[Ed. Note:  Content created by Jesse Off, May 18, 2012]

I've added native support for using libmodbus via xuartctl TCP serial port servers. Since TS supports the usage of XUART serial ports as network services, this allows one to create apps using libmodbus and the MODBUS/RTU protocol that are hosted on the local or a remote machine but use RS485 or RS232 serial ports on a SBC anywhere on the internet or local network.

Real serial port hardware is increasing becoming a rare feature on modern computers and often times USB to Serial converters are the only option. Unfortunately, in my experience, these USB to serial converters seem to always have sub-standard device drivers that often cause the host machines to crash or the USB device to lock up until you unplug/replug it in. Not only that, their performance is often quite poor when it comes to protocols like MODBUS that have a lot of request/responses due to lack of a real discrete IRQ signal on USB. The default software "xuartctl" on most of our XUART capable SBCs basically allows the SBC to function like a serial to ethernet converter out of the box. These network "exported" serial ports can be connected to by any other machine on the network that knows its IP address and used just as conveniently as a local serial port on any computer on the network.

To use MODBUS/RTU over real serial drivers in the past you've had to start out your C application something like this:


modbus_t *ctx; 
ctx = modbus_new_rtu("/dev/ttyUSB0", 115200, 'N', 8, 1);

This has not been changed in the patch, but now that function is smart about being passed a device name matching "HOSTNAME_OR_IPADDRESS:PORT", such that the following will also work to (e.g.) connect to an XUART port being served up at on TCP port 7350:


modbus_t *ctx; 
ctx = modbus_new_rtu("", 115200, 'N', 8, 1);

The rest of the interaction with libmodbus is exactly the same. It should be noted that the patch makes use of a native "xuartctl" binary installed somewhere in the $PATH. "xuartctl" compiles on just about any POSIX system out there, Mac, Windows, Linux, Solaris, etc and its source is available here: http://ftp.embeddedTS.com/ftp/ts-ar...linux/sources/ It is installed by default on all SBC's with XUARTs.

Note that this has nothing to do with MODBUS/TCP which is another protocol which is supported by much fewer MODBUS devices out there that happen to have an ethernet port instead of RS485 serial.

I'm not sure if this will be integrated in future official distributions of libmodbus as that is up to the original author, but the patches are being submitted freely with the same open source GPL license as the original libmodbus. To find out more about libmodbus, please visit its website at http://libmodbus.org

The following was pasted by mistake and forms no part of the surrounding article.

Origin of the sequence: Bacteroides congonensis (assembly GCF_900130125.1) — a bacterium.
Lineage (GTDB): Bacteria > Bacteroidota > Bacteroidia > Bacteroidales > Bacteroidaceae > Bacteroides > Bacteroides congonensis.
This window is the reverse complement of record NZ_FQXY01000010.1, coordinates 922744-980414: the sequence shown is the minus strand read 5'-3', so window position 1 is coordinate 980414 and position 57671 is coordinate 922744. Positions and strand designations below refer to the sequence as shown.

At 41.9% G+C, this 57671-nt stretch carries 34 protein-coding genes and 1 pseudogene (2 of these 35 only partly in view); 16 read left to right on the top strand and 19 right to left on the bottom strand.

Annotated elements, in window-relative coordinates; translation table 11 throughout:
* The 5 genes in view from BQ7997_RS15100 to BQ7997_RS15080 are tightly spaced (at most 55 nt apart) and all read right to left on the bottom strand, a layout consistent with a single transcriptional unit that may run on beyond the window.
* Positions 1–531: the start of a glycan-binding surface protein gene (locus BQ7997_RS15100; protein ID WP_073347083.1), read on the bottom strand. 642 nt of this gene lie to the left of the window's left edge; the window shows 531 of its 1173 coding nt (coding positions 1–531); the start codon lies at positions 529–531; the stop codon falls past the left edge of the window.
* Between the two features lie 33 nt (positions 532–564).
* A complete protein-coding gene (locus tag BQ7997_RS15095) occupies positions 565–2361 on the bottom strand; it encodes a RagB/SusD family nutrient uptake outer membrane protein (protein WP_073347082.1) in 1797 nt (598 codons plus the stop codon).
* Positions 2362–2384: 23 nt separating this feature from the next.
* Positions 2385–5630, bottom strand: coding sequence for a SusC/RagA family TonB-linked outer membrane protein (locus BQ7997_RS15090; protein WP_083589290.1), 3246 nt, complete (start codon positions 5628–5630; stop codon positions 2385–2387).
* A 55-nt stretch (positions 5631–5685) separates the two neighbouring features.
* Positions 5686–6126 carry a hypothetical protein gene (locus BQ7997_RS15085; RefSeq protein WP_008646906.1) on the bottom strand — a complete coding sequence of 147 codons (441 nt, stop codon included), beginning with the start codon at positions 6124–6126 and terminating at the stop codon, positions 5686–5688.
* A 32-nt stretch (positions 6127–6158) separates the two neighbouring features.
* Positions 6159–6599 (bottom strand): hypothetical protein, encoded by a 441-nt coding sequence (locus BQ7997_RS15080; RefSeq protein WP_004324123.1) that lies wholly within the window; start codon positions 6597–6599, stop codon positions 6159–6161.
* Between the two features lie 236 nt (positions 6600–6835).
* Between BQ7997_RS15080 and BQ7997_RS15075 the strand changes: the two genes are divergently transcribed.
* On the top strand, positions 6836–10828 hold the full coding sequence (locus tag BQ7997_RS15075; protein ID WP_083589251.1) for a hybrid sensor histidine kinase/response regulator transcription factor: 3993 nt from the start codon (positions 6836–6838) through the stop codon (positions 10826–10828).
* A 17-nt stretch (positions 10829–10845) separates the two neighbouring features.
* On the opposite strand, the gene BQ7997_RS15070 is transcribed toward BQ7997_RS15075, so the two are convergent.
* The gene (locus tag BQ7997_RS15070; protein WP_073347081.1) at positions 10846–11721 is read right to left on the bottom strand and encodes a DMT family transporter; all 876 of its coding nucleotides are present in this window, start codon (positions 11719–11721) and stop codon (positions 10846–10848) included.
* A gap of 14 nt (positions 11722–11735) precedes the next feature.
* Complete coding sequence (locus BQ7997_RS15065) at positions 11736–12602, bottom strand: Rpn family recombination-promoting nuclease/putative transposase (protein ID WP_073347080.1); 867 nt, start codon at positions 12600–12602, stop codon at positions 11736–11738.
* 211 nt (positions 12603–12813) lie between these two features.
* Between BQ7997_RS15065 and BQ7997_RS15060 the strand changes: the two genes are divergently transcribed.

To find out more about XUARTs and the userspace driver "xuartctl", please visit the wiki documentation at http://wiki.embeddedTS.com/wiki/Xuartctl

[Ed. Note:  Content added by Grant Peacock, May 20th, 2012

For anyone who is not familiar with XUART hardware and MODBUS/RTU, I'd like to further explain the performance advantage of this patch.

MODBUS/RTU has strict timing on its serial frames. Each frame of typically 8 or more characters is not permitted to have a gap in it of 3.5 character times. If the transmitting device is running an RTOS, this is not a problem, but it is difficult for Linux to make this sort of guarantee. The faster the baud rate, the more this is an issue. At 9600 baud, any modern device can keep up, but at 115200 or 250000 baud, on an embedded system that is busy with other processing tasks, malformed MODBUS frames can become a concern. Any time the frame is transmitted with a gap, the client software will have to time out after waiting for a response and then retry. If this scenario is prevented, a maximum latency is established for MODBUS transactions.

The XUART hardware can transmit serial frames of up to 256 characters that are 100% guaranteed to be contiguous with no gaps. The libmodbus patch takes advantage of this capability to guarantee MODBUS compliance.

TS is also developing a series of affordable MODBUS/RTU slaves that can operate at up to 2.5 megabaud. The TS-7520-BOX and other MODBUS-capable SBCs will work with these devices as well as any MODBUS compliant legacy products. This makes it easy to use MODBUS as a high-performance IO expander to build a control system that is low cost, reliable, rugged, and physically distributed around a large area or building.